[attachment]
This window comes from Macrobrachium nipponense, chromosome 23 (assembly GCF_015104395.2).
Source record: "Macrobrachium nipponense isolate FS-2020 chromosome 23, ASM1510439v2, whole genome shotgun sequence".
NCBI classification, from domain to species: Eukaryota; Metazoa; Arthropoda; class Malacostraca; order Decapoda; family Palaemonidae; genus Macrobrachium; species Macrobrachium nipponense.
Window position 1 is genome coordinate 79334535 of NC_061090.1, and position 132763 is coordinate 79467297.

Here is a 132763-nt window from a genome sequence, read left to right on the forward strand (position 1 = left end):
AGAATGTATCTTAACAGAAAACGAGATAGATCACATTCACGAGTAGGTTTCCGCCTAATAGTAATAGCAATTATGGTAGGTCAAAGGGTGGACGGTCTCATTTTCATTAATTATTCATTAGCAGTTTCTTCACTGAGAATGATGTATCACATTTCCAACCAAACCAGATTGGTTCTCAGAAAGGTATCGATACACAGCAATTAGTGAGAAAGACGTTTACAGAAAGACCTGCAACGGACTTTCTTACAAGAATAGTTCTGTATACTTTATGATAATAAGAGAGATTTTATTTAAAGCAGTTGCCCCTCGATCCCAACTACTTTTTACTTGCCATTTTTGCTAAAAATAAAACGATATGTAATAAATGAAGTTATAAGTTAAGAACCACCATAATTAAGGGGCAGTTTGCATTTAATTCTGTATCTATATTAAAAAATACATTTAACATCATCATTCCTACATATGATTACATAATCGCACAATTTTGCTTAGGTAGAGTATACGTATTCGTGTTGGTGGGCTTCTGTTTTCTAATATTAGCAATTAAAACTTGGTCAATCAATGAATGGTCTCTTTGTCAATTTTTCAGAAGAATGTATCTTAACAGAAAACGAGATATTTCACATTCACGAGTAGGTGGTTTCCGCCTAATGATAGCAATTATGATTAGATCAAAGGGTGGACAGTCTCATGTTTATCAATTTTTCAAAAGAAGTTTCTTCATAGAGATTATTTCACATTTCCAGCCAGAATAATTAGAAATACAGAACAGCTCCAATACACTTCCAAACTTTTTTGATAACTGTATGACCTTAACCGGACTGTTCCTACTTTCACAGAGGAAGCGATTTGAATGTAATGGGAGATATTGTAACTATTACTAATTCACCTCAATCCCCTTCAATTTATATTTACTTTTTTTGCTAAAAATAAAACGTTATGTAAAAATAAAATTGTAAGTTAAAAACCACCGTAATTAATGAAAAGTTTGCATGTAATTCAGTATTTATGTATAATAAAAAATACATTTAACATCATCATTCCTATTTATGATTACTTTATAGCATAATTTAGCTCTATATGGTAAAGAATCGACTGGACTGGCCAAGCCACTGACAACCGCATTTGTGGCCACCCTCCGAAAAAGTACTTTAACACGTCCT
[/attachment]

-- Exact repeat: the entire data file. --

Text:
This window comes from Macrobrachium nipponense, chromosome 23 (assembly GCF_015104395.2).
Source record: "Macrobrachium nipponense isolate FS-2020 chromosome 23, ASM1510439v2, whole genome shotgun sequence".
NCBI classification, from domain to species: Eukaryota; Metazoa; Arthropoda; class Malacostraca; order Decapoda; family Palaemonidae; genus Macrobrachium; species Macrobrachium nipponense.
Window position 1 is genome coordinate 79334535 of NC_061090.1, and position 132763 is coordinate 79467297.

Here is a 132763-nt window from a genome sequence, read left to right on the forward strand (position 1 = left end):
AGAATGTATCTTAACAGAAAACGAGATAGATCACATTCACGAGTAGGTTTCCGCCTAATAGTAATAGCAATTATGGTAGGTCAAAGGGTGGACGGTCTCATTTTCATTAATTATTCATTAGCAGTTTCTTCACTGAGAATGATGTATCACATTTCCAACCAAACCAGATTGGTTCTCAGAAAGGTATCGATACACAGCAATTAGTGAGAAAGACGTTTACAGAAAGACCTGCAACGGACTTTCTTACAAGAATAGTTCTGTATACTTTATGATAATAAGAGAGATTTTATTTAAAGCAGTTGCCCCTCGATCCCAACTACTTTTTACTTGCCATTTTTGCTAAAAATAAAACGATATGTAATAAATGAAGTTATAAGTTAAGAACCACCATAATTAAGGGGCAGTTTGCATTTAATTCTGTATCTATATTAAAAAATACATTTAACATCATCATTCCTACATATGATTACATAATCGCACAATTTTGCTTAGGTAGAGTATACGTATTCGTGTTGGTGGGCTTCTGTTTTCTAATATTAGCAATTAAAACTTGGTCAATCAATGAATGGTCTCTTTGTCAATTTTTCAGAAGAATGTATCTTAACAGAAAACGAGATATTTCACATTCACGAGTAGGTGGTTTCCGCCTAATGATAGCAATTATGATTAGATCAAAGGGTGGACAGTCTCATGTTTATCAATTTTTCAAAAGAAGTTTCTTCATAGAGATTATTTCACATTTCCAGCCAGAATAATTAGAAATACAGAACAGCTCCAATACACTTCCAAACTTTTTTGATAACTGTATGACCTTAACCGGACTGTTCCTACTTTCACAGAGGAAGCGATTTGAATGTAATGGGAGATATTGTAACTATTACTAATTCACCTCAATCCCCTTCAATTTATATTTACTTTTTTTGCTAAAAATAAAACGTTATGTAAAAATAAAATTGTAAGTTAAAAACCACCGTAATTAATGAAAAGTTTGCATGTAATTCAGTATTTATGTATAATAAAAAATACATTTAACATCATCATTCCTATTTATGATTACTTTATAGCATAATTTAGCTCTATATGGTAAAGAATCGACTGGACTGGCCAAGCCACTGACAACCGCATTTGTGGCCACCCTCCGAAAAAGTACTTTAACACGTCCT